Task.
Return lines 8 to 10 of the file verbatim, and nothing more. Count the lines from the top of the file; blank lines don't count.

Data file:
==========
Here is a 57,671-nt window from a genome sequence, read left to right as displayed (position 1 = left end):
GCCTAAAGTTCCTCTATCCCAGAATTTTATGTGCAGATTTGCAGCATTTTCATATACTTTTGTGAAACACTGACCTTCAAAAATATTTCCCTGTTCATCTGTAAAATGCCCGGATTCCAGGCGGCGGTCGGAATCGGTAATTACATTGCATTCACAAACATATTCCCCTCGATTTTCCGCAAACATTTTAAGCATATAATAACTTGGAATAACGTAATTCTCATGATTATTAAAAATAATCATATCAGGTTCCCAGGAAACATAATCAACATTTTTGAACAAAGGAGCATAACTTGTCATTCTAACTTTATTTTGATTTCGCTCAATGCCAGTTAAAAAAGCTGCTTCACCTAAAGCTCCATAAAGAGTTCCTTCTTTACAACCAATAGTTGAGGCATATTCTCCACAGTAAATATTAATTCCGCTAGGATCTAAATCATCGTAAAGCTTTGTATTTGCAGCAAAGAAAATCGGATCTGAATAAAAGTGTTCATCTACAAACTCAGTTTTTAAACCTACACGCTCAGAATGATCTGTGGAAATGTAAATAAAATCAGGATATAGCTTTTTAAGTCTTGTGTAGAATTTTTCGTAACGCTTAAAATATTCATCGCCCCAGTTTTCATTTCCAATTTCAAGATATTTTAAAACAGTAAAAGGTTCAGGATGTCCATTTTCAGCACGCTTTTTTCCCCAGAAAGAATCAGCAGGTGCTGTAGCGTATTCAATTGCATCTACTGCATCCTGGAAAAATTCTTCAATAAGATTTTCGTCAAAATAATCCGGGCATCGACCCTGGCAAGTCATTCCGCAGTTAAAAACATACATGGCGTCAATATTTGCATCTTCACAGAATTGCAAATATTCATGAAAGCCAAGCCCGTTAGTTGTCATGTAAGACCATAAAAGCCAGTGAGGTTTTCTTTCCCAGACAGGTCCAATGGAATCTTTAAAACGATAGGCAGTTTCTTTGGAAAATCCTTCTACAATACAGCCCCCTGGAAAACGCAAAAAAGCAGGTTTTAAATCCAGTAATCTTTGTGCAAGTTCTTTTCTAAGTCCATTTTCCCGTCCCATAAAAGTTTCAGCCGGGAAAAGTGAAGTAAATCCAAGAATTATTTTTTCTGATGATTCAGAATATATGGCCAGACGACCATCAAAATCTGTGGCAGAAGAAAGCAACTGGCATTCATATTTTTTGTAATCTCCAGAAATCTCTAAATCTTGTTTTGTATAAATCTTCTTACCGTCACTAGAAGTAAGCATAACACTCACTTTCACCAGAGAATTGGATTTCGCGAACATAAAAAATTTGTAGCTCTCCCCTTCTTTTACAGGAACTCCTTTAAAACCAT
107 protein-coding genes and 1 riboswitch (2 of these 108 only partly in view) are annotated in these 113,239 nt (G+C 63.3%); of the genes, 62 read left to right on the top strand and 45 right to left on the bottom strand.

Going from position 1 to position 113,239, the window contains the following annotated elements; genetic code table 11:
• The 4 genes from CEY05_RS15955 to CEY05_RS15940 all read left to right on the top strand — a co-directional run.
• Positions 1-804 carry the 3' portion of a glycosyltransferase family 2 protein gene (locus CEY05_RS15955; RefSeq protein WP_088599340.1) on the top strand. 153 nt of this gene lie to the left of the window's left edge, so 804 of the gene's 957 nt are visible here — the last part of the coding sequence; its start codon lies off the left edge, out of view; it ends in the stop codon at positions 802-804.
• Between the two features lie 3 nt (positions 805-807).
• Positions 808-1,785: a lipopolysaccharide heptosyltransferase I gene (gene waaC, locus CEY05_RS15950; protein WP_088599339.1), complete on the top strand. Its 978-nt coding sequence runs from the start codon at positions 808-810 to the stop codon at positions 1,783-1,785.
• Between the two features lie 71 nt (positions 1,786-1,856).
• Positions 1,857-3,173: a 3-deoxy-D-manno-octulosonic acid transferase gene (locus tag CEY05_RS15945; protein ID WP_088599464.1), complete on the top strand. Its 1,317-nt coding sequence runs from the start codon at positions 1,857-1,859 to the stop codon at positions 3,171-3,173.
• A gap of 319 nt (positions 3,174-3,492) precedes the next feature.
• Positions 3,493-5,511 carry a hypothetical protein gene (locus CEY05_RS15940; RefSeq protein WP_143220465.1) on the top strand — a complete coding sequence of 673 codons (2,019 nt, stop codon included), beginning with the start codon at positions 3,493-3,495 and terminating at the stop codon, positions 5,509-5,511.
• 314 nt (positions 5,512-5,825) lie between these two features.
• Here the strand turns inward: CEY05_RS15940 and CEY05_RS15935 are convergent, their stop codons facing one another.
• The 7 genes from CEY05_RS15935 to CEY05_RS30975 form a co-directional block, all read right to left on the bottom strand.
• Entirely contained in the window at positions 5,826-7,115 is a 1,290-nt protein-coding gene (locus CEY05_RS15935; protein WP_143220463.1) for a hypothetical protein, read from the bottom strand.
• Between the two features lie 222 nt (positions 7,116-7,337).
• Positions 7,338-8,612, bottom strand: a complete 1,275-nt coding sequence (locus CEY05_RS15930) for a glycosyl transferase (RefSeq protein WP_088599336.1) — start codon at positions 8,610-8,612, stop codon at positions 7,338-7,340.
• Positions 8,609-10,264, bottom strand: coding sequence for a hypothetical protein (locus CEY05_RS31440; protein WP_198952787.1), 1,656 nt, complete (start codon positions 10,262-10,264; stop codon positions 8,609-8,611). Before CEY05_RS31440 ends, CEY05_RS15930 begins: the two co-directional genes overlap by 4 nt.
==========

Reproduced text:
• Positions 808-1,785: a lipopolysaccharide heptosyltransferase I gene (gene waaC, locus CEY05_RS15950; protein WP_088599339.1), complete on the top strand. Its 978-nt coding sequence runs from the start codon at positions 808-810 to the stop codon at positions 1,783-1,785.
• Between the two features lie 71 nt (positions 1,786-1,856).
• Positions 1,857-3,173: a 3-deoxy-D-manno-octulosonic acid transferase gene (locus tag CEY05_RS15945; protein ID WP_088599464.1), complete on the top strand. Its 1,317-nt coding sequence runs from the start codon at positions 1,857-1,859 to the stop codon at positions 3,171-3,173.